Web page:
The concept of potential GDP, potential output, is also dependent on inflation.  The idea being you know you're at potential GDP when inflation kicks in.  Phooey.  That inflation could very easily be temporary.


The most profoundly disappointing experience of the financial crisis for me has been the manifest failure to learn and adapt.  We have wasted a perfectly good crisis.

Demand Side has been laboring in the dark for many years, out of the mainstream by our choice to not accept absurd assumptions like perfect competition, the quantity theory of money, and house prices ballooning far beyond the incomes needed to afford them.

We saw in the Great Financial Crisis and the Great Recession not so much a validation of our sophisticated understanding, because it was not so sophisticated.  What we saw was the certain destruction of Rational Expectations, Monetarism, Market Fundamentalism, Neoclassical or so-called New Keynesianism. And the opportunity to grow in sophistication by learning from those who were right, from Dean Baker to Nouriel Roubini, George Soros, Steve Keen, James K. Galbraith.

Plug -- all those except Dean Baker have chapters in the Demand Side Book -- demandsidebooks.com.  And there was a lot to learn. Very gratifying.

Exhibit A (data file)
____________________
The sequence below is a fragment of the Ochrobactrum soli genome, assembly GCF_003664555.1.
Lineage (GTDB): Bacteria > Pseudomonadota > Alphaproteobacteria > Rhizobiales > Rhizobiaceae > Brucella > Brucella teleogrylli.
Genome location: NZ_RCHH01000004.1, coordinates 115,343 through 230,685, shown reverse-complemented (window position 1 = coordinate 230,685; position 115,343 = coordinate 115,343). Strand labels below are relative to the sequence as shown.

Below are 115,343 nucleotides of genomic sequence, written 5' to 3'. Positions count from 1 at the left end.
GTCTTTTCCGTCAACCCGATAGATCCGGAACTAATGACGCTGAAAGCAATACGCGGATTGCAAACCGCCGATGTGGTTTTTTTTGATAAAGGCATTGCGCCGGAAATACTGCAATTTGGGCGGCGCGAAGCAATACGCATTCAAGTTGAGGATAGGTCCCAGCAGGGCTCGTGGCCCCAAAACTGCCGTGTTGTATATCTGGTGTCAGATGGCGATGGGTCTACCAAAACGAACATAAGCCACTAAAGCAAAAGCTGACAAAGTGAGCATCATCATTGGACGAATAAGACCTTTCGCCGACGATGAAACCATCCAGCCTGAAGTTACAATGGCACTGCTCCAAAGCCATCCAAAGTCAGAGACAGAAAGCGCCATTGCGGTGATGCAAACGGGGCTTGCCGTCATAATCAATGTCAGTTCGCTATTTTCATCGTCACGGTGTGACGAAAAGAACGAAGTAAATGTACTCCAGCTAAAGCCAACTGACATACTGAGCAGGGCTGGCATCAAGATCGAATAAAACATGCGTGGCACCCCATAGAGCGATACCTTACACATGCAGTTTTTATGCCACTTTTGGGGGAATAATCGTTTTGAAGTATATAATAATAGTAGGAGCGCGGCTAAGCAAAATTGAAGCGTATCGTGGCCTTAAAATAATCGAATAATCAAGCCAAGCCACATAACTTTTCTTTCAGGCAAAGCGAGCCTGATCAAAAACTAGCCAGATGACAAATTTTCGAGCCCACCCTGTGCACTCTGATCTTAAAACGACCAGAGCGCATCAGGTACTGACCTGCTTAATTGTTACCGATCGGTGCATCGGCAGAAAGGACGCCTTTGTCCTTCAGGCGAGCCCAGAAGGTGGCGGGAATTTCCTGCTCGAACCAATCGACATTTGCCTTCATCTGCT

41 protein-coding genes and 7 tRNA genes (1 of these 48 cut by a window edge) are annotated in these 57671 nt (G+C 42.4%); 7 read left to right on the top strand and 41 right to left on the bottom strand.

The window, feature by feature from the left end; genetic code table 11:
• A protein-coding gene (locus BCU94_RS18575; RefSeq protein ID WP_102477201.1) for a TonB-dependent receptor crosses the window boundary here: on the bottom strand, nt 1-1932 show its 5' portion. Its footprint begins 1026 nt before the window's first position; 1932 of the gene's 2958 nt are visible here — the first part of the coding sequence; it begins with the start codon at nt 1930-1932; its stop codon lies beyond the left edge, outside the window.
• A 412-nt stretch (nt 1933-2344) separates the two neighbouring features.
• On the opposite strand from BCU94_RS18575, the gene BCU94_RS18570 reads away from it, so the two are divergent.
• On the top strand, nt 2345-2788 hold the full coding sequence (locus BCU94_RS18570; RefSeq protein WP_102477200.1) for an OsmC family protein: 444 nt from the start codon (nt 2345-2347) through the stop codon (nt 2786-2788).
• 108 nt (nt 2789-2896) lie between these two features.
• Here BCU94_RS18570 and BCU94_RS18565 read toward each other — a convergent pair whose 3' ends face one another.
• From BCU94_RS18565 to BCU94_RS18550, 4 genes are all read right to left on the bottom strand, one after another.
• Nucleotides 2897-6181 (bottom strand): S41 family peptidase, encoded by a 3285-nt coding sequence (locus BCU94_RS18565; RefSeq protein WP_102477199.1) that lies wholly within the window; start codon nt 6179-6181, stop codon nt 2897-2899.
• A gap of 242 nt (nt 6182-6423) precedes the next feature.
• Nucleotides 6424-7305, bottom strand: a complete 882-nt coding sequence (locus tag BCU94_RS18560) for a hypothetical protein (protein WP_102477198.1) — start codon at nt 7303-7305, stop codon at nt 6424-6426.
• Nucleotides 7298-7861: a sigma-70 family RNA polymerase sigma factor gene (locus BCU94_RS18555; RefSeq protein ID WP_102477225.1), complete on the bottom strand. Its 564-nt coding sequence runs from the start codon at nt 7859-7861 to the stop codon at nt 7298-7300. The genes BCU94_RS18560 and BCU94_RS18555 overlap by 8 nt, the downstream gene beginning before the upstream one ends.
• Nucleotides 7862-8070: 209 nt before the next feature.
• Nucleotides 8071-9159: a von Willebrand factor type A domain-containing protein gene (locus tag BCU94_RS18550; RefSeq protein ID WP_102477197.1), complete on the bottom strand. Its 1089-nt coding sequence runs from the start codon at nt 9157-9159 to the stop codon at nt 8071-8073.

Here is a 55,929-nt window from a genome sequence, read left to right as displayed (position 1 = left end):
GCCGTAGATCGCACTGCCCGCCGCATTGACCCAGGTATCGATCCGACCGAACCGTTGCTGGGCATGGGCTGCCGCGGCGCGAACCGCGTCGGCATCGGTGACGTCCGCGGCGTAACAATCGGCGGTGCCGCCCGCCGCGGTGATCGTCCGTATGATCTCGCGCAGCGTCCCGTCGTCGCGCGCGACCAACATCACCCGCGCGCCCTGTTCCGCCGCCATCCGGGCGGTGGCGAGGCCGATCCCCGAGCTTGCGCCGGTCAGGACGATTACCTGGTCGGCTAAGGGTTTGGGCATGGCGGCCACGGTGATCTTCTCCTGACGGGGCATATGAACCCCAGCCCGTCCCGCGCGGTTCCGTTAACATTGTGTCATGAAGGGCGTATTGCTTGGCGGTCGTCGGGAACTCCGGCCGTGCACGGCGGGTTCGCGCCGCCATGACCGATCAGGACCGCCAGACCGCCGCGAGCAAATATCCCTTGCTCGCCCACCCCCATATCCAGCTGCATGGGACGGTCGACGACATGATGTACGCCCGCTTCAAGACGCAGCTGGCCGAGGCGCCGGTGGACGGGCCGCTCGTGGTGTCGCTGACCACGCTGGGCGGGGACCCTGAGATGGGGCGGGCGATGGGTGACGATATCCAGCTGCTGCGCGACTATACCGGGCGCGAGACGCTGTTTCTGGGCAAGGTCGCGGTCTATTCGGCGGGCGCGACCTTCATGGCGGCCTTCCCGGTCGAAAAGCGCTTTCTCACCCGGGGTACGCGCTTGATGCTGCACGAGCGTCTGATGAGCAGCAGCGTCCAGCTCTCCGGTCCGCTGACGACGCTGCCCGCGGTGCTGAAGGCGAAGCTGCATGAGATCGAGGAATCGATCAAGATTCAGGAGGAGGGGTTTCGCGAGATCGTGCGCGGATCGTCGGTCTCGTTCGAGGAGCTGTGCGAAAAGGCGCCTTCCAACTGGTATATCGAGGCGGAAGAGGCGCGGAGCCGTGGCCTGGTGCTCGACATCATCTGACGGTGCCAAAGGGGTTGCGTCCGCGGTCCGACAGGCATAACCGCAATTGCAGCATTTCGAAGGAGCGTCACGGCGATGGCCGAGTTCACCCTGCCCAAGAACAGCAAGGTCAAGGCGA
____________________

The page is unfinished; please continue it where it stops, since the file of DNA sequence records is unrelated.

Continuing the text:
But the destruction of the concepts and ideology in power that created the crisis and creates its subsequent stagnation littered with further crisis has not occurred.  Instead the politicians are arguing over how many limbs we should amputate to cure this case of malnutrition.  And the Wall Street types are blaming the politicians, while their lobbying continues unabated.  Obviously the funding ...   Banks continue not to function, pretending to be functional while collecting their back-door bailouts and continuing their nights in the casinos.  Employment continues to falter.

Why is that?

This question:  How can we have failed so miserably to learn from this great opportunity to learn?  It is not enough to wring our hands here at Demand Side and blame the obtuseness of men.  We've come up with some answers.